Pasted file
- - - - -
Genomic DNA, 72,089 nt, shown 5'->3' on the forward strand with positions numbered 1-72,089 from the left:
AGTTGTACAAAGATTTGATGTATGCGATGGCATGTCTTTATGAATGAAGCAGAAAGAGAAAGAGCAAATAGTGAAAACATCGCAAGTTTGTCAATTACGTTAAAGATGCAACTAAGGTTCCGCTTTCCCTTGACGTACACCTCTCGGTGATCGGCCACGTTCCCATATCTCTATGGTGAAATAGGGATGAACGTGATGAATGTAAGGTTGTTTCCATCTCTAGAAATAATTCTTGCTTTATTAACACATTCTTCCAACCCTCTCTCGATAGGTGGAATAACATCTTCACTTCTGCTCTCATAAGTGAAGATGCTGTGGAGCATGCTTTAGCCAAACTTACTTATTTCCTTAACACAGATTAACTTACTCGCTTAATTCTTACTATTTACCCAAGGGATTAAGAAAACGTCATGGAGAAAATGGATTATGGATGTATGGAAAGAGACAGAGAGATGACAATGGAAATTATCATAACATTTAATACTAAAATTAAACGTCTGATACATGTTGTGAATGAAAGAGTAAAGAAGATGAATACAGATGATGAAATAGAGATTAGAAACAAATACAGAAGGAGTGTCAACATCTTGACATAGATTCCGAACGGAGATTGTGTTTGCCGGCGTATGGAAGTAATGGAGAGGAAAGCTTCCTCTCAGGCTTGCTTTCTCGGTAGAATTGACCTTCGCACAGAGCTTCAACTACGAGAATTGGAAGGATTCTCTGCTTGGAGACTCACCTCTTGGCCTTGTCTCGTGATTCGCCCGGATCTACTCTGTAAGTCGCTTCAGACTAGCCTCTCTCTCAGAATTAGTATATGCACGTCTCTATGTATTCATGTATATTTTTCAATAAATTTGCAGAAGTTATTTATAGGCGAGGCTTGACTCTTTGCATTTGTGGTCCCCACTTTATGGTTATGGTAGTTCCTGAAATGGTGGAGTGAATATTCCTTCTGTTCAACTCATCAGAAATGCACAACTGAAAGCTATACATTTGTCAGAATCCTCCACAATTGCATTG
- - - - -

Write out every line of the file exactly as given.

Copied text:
Genomic DNA, 72,089 nt, shown 5'->3' on the forward strand with positions numbered 1-72,089 from the left:
AGTTGTACAAAGATTTGATGTATGCGATGGCATGTCTTTATGAATGAAGCAGAAAGAGAAAGAGCAAATAGTGAAAACATCGCAAGTTTGTCAATTACGTTAAAGATGCAACTAAGGTTCCGCTTTCCCTTGACGTACACCTCTCGGTGATCGGCCACGTTCCCATATCTCTATGGTGAAATAGGGATGAACGTGATGAATGTAAGGTTGTTTCCATCTCTAGAAATAATTCTTGCTTTATTAACACATTCTTCCAACCCTCTCTCGATAGGTGGAATAACATCTTCACTTCTGCTCTCATAAGTGAAGATGCTGTGGAGCATGCTTTAGCCAAACTTACTTATTTCCTTAACACAGATTAACTTACTCGCTTAATTCTTACTATTTACCCAAGGGATTAAGAAAACGTCATGGAGAAAATGGATTATGGATGTATGGAAAGAGACAGAGAGATGACAATGGAAATTATCATAACATTTAATACTAAAATTAAACGTCTGATACATGTTGTGAATGAAAGAGTAAAGAAGATGAATACAGATGATGAAATAGAGATTAGAAACAAATACAGAAGGAGTGTCAACATCTTGACATAGATTCCGAACGGAGATTGTGTTTGCCGGCGTATGGAAGTAATGGAGAGGAAAGCTTCCTCTCAGGCTTGCTTTCTCGGTAGAATTGACCTTCGCACAGAGCTTCAACTACGAGAATTGGAAGGATTCTCTGCTTGGAGACTCACCTCTTGGCCTTGTCTCGTGATTCGCCCGGATCTACTCTGTAAGTCGCTTCAGACTAGCCTCTCTCTCAGAATTAGTATATGCACGTCTCTATGTATTCATGTATATTTTTCAATAAATTTGCAGAAGTTATTTATAGGCGAGGCTTGACTCTTTGCATTTGTGGTCCCCACTTTATGGTTATGGTAGTTCCTGAAATGGTGGAGTGAATATTCCTTCTGTTCAACTCATCAGAAATGCACAACTGAAAGCTATACATTTGTCAGAATCCTCCACAATTGCATTG